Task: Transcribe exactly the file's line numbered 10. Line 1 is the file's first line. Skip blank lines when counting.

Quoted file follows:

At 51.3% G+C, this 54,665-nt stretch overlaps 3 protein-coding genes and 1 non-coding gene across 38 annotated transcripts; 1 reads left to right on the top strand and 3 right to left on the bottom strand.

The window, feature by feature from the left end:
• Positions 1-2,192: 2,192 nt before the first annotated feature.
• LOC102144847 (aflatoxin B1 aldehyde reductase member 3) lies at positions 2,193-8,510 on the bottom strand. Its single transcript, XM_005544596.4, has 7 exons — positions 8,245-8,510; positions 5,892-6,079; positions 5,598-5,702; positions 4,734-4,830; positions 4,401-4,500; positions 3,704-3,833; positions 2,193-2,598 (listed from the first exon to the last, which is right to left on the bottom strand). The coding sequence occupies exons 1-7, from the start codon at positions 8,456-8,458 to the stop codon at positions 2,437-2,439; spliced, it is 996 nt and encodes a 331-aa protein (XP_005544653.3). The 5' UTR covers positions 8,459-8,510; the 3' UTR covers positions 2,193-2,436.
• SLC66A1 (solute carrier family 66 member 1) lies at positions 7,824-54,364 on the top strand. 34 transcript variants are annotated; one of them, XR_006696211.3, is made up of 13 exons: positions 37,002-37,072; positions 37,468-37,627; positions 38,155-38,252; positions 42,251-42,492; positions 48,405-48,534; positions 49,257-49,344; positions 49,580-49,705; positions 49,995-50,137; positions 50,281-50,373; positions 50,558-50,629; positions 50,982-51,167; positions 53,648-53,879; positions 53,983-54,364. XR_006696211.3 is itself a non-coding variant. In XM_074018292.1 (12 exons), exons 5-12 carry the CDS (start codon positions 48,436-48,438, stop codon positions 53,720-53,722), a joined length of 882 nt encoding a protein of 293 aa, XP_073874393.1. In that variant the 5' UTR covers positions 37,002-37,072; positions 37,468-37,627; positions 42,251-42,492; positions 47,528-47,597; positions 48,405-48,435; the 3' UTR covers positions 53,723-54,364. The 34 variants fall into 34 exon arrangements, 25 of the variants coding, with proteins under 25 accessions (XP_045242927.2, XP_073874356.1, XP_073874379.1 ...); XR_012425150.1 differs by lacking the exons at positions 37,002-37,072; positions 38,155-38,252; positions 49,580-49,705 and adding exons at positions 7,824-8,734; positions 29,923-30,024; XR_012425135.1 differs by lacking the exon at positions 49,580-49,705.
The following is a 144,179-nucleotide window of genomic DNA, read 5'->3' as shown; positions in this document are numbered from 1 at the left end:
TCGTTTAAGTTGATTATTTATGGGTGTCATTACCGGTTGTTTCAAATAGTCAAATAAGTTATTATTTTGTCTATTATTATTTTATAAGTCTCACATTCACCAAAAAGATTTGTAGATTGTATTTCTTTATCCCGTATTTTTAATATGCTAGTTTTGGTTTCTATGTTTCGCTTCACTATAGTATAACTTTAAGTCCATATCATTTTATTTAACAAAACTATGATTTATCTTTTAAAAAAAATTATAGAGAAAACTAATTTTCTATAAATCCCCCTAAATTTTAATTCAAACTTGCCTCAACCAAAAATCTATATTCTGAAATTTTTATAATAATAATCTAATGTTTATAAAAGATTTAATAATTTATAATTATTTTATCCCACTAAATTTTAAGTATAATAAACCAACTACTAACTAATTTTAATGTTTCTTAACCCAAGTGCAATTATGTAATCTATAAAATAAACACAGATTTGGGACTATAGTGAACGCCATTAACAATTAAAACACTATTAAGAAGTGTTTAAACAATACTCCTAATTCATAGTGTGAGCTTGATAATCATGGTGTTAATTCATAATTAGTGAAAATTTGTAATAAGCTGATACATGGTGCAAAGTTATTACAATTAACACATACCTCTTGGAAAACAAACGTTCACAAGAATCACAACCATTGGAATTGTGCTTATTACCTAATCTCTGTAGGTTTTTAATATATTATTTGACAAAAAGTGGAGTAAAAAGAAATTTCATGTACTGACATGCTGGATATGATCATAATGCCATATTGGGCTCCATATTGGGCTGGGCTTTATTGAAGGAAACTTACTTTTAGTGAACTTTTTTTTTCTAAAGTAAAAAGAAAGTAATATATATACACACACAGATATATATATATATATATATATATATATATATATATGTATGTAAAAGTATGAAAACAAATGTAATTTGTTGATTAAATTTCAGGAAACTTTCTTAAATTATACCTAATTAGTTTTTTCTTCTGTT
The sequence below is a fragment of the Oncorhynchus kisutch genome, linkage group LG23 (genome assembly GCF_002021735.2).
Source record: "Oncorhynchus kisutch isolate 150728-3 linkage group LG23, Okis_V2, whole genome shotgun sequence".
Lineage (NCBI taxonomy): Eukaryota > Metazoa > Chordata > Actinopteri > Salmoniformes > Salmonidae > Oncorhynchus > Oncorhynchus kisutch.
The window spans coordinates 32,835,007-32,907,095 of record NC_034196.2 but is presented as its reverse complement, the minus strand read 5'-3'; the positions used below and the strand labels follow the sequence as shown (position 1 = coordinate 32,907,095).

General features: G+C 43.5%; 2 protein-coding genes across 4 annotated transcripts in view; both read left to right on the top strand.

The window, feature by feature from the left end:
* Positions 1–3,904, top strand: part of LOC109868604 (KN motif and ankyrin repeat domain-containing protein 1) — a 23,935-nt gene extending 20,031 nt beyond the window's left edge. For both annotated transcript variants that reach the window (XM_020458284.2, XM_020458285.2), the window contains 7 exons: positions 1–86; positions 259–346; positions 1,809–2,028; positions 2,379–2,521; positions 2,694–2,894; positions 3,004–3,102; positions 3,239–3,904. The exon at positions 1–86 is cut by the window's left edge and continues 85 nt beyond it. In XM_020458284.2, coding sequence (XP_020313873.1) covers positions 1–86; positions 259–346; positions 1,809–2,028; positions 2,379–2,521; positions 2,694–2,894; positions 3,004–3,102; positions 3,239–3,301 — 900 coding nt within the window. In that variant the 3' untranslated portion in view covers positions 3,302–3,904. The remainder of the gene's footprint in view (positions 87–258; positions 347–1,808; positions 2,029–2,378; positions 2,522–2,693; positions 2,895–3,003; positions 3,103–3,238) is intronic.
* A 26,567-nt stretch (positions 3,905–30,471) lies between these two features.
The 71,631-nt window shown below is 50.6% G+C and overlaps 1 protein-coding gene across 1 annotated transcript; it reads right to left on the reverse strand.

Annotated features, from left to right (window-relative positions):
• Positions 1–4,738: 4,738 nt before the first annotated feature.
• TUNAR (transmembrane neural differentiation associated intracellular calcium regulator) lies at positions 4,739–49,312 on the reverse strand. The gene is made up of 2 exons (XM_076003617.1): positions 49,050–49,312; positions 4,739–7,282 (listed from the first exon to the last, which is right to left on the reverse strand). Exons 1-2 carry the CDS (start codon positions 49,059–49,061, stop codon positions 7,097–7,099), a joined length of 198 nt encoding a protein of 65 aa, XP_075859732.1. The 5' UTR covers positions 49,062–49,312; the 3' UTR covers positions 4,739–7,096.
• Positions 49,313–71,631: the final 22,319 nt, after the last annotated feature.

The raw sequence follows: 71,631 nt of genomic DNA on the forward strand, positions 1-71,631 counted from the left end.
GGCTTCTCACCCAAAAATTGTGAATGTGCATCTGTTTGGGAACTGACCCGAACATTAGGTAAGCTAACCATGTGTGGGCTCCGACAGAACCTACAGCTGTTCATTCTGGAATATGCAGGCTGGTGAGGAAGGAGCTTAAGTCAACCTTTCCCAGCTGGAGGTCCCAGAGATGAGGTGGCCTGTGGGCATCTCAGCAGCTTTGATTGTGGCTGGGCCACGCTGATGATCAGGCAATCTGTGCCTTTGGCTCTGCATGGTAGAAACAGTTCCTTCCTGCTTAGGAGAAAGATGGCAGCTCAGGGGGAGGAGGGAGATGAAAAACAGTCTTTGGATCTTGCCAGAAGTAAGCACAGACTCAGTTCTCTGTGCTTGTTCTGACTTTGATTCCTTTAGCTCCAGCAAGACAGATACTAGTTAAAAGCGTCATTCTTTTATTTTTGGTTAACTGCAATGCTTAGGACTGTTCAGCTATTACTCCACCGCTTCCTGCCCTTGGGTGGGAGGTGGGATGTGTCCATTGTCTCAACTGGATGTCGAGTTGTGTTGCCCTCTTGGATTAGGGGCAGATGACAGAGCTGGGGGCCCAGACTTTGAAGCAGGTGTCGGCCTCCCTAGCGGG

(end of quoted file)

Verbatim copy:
Lineage (NCBI taxonomy): Eukaryota > Metazoa > Chordata > Actinopteri > Salmoniformes > Salmonidae > Oncorhynchus > Oncorhynchus kisutch.